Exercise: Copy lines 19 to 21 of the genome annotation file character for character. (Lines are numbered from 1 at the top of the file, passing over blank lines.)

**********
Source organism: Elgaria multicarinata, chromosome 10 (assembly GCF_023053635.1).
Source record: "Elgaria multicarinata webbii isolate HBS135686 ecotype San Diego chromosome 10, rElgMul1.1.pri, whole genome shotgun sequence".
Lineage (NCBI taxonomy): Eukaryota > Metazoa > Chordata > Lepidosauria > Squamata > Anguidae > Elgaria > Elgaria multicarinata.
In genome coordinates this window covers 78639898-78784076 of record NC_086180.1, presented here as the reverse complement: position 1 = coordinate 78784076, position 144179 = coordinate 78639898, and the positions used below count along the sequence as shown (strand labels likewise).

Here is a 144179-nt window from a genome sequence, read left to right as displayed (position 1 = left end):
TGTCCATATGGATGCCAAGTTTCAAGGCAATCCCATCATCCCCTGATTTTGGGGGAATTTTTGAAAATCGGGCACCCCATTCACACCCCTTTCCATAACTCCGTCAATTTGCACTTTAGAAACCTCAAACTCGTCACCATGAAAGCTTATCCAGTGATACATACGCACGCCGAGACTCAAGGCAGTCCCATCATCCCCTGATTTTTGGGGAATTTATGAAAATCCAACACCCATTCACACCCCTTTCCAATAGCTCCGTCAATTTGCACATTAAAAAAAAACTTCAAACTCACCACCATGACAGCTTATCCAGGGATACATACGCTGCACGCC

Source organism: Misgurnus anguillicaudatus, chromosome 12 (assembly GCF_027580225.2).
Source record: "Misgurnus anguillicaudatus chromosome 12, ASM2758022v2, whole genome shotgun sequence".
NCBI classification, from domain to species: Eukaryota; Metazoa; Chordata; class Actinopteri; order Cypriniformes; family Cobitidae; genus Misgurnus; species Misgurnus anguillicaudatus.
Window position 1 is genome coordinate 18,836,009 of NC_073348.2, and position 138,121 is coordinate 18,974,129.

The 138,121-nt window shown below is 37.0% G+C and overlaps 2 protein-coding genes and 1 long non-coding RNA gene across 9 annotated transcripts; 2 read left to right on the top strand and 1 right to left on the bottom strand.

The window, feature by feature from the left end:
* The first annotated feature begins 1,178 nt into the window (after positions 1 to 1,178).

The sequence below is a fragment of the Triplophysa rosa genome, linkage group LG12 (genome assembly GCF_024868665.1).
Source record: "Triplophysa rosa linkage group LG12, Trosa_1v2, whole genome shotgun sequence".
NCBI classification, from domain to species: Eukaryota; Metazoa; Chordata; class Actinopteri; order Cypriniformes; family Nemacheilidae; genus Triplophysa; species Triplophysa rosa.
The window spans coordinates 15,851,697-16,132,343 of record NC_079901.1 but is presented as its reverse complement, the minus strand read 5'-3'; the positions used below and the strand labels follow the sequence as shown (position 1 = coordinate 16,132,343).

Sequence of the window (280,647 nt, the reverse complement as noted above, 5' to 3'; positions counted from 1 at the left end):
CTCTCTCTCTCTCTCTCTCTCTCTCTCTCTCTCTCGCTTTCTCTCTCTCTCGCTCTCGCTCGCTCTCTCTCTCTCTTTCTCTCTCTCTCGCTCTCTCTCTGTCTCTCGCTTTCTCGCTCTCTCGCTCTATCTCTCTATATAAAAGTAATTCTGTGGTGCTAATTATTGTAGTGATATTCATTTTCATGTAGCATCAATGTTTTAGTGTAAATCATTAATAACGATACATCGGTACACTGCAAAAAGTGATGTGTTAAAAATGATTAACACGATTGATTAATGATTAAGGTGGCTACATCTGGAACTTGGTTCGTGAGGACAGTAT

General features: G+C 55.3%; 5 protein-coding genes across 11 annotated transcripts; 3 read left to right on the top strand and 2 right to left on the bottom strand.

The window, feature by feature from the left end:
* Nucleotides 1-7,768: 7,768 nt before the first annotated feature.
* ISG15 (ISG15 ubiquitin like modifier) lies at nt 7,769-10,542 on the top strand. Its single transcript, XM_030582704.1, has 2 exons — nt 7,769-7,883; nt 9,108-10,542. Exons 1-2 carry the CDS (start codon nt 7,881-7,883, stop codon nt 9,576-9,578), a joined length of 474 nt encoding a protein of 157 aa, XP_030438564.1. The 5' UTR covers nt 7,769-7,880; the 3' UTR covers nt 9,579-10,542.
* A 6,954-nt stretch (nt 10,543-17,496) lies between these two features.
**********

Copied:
CTCTCTCTCTCTCTCTCTCTCTCTCTCTCTCTCTCGCTTTCTCTCTCTCTCGCTCTCGCTCGCTCTCTCTCTCTCTTTCTCTCTCTCTCGCTCTCTCTCTGTCTCTCGCTTTCTCGCTCTCTCGCTCTATCTCTCTATATAAAAGTAATTCTGTGGTGCTAATTATTGTAGTGATATTCATTTTCATGTAGCATCAATGTTTTAGTGTAAATCATTAATAACGATACATCGGTACACTGCAAAAAGTGATGTGTTAAAAATGATTAACACGATTGATTAATGATTAAGGTGGCTACATCTGGAACTTGGTTCGTGAGGACAGTAT

General features: G+C 55.3%; 5 protein-coding genes across 11 annotated transcripts; 3 read left to right on the top strand and 2 right to left on the bottom strand.

The window, feature by feature from the left end: